5. Press the power button to turn on the power.
Do the fans in the front of the machine and the power LED on the operator panel
come on and stay on?
NO
Replace the last part installed.
Repeat these steps until all the parts have been installed.
If the symptom did not change and all the FRUs have been exchanged, call
your service support person for assistance.
If the symptom has changed, check for loose cards, cables, and obvious
problems. If you do not find a problem, return to “Step 1520-1” on page 48 in
this MAP and follow the instructions for the new symptom.
YES
Go to ″MAP 410: Repair Checkout″ in Diagnostic Information for Multiple Bus
Systems.
MAP 1540: Minimum Configuration
Purpose of this MAP
This MAP is used to locate defective FRUs not found by normal diagnostics. For this
procedure, diagnostics are run on a minimally configured system. If a failure is detected
on the minimally configured system, the remaining FRUs are exchanged one at a time
until the failing FRU is identified. If a failure is not detected, FRUs are added back until
the failure occurs. The failure is then isolated to the failing FRU.
Notes:
1. Be sure to unplug the power cable before removing or installing the processor card,
memory riser card(s), or system board to avoid damage to them.
2. This MAP assumes that a CD-ROM drive is installed and connected to the
integrated SCSI adapter, and a Diagnostics CD-ROM is available.
3. If a power-on password or privileged-access password is installed, you are
prompted to enter the password before the diagnostic CD-ROM can load.
4. The term POST indicators refers to the device mnemonics (words memory,
keyboard, network, scsi, and speaker) that appear during the power-on self-test
(POST).
52
Service Guide
5. The service processor may have recorded one or more symptoms in its error log. It
is a good idea to examine that error log before proceeding (see Service Processor
System Information Menu).
6. The service processor may have been set by the user to monitor server operations
and to attempt recoveries. You can disable these actions while you diagnose and
service the system. If you disable them, make notes of their current settings so that
you can restore them easily. The following table lists the settings:
Surveillance
From the Service Processor Setup Menu, go to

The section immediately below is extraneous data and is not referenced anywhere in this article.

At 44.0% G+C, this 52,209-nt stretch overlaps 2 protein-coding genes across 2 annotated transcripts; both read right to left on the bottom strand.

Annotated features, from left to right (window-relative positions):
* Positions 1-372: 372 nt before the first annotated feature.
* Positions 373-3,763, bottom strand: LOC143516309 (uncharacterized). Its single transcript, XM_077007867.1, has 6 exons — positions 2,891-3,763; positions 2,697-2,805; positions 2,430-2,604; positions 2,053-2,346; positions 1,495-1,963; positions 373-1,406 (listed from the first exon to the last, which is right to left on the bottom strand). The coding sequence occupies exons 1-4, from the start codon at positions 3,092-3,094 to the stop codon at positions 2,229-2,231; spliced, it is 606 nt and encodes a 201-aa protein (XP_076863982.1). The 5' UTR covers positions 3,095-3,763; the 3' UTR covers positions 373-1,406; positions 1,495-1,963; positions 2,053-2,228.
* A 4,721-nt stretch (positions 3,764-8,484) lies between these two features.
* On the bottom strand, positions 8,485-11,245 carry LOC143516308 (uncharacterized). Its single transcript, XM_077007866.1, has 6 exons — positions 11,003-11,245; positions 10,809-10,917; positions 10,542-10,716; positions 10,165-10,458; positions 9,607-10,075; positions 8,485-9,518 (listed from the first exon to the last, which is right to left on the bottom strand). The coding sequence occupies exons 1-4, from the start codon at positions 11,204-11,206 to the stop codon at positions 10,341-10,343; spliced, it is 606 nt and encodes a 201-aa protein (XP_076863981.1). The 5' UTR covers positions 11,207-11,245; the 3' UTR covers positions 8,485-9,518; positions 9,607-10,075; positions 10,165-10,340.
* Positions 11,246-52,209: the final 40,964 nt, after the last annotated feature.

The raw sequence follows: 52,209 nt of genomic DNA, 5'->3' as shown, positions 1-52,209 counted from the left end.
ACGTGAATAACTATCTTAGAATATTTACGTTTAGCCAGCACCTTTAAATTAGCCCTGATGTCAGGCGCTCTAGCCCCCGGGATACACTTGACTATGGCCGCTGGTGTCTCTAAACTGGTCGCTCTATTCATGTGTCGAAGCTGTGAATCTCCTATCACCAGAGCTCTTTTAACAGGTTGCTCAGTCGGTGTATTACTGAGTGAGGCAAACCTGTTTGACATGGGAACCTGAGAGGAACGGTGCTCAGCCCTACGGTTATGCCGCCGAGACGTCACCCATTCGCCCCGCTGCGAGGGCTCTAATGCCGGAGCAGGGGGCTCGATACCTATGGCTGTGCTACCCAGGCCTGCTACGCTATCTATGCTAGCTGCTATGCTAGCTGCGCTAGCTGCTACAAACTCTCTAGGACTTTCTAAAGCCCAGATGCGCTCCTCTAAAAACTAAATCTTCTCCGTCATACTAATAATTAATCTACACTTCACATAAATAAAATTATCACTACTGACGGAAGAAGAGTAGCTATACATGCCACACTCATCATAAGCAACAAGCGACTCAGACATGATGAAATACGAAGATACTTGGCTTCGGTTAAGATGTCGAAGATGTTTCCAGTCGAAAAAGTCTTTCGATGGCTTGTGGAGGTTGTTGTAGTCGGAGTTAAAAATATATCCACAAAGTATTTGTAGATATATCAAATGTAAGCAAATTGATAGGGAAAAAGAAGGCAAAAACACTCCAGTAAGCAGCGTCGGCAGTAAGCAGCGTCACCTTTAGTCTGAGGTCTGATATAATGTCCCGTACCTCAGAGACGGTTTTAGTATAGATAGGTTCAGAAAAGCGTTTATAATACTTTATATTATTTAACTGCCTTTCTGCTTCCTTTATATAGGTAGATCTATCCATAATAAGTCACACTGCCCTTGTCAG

the Surveillance Setup Menu and disable
surveillance.
Unattended Start
From the Service Processor System Power
Control Menu, disable unattended start mode.
Reboot Policy
From the System Power Control Menu, go to
the Reboot/Restart Policy Setup Menu and set:
a. Number of reboot attempts to 0 (zero)
b. Use OS-Defined restart policy to No
c. Enable supplemental restart policy to No.
Call Out
From the Call-In/Call-Out Setup Menu, go to
the Serial Port Selection Menu and disable
call-out on both serial ports.
Step 1540-1
1. Ensure that the diagnostics and the operating system are shut down.
2. Turn off the power.
3. Select slow boot mode (select Disable Fast System Boot) on the system power
control menu from the service processor main menu.
4. Turn on the power.
5. Insert the diagnostic CD-ROM into the CD-ROM drive.
Note: If you cannot insert the diagnostic CD-ROM, go to “Step 1540-2”.
6. When the word keyboard is displayed (the word keyboard on an ASCII terminal or
the keyboard and hand icon on a graphical display), press the numeric 5 key.
7. Enter the appropriate password when you are prompted to do so.
Is the ″Please define the System Console″ screen displayed?
NO
Go to “Step 1540-2”.
YES
Go to “Step 1540-19” on page 66.
Step 1540-2
1. Turn off the power.
2. If you have not already done so, configure the service processor with the
instructions in note 6. Then return here and continue.
3. Exit service processor menus and unplug the system unit power cable from the
wall outlet.
Chapter 3. Maintenance Analysis Procedures
53
4. Disconnect all external cables (such as parallel, serial 1, serial 2, serial 3, serial 4,
keyboard, mouse, 100BaseT Ethernet, SCSI).
5. Remove both side covers, as described in “Removing the Covers” on page 301.
6. Record the slot numbers of the PCI adapters. Label and record the location of any
cables attached to the adapters. Disconnect any cables attached to the adapters
and remove all the adapters.
7. If the system has a one-way processor card with memory DIMMs installed, record
the DIMM locations and remove all the memory DIMMs except the ones in slots 1
and 8 (pair A). If a memory riser card with memory DIMMs is installed in slot
P1-M1, record the DIMM locations and remove all the memory DIMMs, except the
ones in slots 1, 2, 15, and 16 (quad A). Make sure the minimum memory DIMMs
configuration of 256 MB is installed in the memory riser card in the first slot of the
system, or the one-way processor card if there is no memory riser card. Use either
a pair or a quad, depending on the memory DIMMs/memory riser cards available.
8. Replace the second memory riser card from slot P1-M2 (if present), with a memory
filler card if one is available. Otherwise, record the DIMM locations, remove all the
memory DIMMs from the second memory riser card, and install it back in slot
P1-M2.
9. Disconnect the SCSI cable from the SCSI connector on the system board.
10. Disconnect the diskette drive cable from the diskette drive connector on the
system board. (Removing fan 3 enables better access).
11. Disconnect the internal parallel and debug port cables.
12. Disconnect the signal and power connectors from the 2-pack and 6-pack
assemblies.
13. Remove the hot swap disk drive(s) from the hot swap bays.
14. Disconnect the signal and power connectors from all the SCSI devices except the
CD-ROM drive.
15. Connect the system unit power cable to the wall outlet and wait for OK on the
operator panel display.
16. Turn on the power.
17. Wait for the operator panel to stabilize at a checkpoint.
Note: Checkpoints E1F2 and E1F3 are stable as soon as they appear. Other